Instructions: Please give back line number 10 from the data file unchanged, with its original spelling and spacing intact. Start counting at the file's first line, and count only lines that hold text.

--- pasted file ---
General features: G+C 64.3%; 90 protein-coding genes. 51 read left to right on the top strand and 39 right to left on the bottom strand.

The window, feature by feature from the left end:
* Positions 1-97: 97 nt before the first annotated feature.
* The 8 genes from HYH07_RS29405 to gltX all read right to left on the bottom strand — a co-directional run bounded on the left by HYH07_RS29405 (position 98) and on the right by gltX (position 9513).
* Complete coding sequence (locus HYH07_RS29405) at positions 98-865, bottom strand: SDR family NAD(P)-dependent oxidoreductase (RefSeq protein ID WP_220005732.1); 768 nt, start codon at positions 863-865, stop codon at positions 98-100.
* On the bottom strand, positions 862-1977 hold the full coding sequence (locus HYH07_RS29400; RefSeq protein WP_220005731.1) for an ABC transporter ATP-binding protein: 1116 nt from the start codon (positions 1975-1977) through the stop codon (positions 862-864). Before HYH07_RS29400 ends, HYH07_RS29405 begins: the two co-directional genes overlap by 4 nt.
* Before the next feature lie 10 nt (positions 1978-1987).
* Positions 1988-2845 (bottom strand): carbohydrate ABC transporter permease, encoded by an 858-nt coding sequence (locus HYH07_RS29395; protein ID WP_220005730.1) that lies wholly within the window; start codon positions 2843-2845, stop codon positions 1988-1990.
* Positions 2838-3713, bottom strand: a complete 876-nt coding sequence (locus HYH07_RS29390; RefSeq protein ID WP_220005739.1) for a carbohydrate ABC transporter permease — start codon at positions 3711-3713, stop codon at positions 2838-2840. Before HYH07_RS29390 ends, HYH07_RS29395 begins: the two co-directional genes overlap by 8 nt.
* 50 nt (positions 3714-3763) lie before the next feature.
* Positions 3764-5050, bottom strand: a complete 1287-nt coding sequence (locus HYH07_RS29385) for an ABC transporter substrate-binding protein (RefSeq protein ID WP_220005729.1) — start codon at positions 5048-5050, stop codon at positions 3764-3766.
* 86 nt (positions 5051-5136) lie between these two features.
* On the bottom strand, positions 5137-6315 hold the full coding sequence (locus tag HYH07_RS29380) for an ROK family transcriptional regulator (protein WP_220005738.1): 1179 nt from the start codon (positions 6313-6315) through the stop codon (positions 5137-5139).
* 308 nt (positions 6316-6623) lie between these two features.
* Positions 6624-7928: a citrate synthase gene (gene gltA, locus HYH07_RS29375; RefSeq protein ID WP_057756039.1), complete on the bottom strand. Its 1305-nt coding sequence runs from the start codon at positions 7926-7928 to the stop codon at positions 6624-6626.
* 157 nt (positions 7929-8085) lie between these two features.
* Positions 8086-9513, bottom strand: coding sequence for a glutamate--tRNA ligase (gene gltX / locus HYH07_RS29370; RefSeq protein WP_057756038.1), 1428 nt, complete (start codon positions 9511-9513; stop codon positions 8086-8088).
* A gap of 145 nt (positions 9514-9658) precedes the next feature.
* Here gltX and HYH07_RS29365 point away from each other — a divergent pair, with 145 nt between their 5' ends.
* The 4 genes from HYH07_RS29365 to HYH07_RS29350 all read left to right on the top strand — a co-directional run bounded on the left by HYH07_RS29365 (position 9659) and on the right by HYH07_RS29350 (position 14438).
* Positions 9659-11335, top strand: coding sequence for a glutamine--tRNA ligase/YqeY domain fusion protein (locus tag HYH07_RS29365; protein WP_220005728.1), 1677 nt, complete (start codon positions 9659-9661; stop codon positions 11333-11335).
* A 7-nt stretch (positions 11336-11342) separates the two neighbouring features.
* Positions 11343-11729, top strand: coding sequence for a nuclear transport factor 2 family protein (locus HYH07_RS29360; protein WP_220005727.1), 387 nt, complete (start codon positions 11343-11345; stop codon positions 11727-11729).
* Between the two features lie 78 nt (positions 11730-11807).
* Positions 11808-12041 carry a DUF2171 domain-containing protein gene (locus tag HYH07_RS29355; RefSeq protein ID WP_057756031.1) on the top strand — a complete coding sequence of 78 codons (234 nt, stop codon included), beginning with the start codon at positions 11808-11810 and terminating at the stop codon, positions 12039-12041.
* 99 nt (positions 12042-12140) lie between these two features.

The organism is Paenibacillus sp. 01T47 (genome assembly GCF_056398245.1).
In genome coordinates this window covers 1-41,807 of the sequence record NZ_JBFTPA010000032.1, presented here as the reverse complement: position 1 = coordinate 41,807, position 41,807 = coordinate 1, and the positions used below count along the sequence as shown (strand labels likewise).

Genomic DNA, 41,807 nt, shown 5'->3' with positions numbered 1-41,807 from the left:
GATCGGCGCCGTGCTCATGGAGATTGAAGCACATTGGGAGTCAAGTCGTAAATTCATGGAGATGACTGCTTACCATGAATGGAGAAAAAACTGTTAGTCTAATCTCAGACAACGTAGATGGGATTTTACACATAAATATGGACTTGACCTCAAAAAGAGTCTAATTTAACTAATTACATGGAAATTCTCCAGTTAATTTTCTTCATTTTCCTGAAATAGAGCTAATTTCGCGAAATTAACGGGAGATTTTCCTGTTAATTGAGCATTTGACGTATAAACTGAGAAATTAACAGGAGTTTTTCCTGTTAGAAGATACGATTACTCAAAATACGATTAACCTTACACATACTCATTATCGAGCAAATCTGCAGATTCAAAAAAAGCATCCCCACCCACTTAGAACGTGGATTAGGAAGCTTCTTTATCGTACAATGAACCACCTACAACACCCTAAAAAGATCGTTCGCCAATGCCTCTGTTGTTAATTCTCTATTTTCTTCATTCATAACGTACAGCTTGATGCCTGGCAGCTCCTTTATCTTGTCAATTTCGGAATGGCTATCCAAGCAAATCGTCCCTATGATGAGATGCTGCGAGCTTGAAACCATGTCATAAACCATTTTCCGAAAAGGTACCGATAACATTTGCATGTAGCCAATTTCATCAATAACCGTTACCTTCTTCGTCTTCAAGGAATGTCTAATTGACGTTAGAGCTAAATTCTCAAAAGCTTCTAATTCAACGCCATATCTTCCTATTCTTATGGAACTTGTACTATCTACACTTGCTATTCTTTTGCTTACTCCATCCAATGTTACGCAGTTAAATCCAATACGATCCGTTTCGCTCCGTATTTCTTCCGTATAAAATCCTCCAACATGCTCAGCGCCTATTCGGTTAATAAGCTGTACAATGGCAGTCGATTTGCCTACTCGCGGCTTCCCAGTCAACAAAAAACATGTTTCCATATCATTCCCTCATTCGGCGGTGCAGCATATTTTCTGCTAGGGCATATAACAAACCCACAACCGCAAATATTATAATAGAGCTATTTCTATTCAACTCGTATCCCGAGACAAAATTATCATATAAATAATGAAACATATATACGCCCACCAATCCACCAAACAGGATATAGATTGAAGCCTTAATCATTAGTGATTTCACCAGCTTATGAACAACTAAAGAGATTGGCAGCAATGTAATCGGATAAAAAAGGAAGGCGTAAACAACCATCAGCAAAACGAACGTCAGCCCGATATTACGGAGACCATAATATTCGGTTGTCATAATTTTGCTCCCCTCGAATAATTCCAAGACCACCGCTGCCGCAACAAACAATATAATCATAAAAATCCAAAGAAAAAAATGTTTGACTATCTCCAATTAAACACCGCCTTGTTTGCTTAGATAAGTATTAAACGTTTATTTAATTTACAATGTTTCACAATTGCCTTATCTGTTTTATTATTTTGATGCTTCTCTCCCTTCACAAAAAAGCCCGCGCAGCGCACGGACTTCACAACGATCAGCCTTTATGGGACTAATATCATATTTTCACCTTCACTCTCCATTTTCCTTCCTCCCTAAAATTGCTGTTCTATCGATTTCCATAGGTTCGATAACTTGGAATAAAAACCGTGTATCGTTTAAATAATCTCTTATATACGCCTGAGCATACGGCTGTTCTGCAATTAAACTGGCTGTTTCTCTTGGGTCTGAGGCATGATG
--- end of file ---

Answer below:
* 50 nt (positions 3714-3763) lie before the next feature.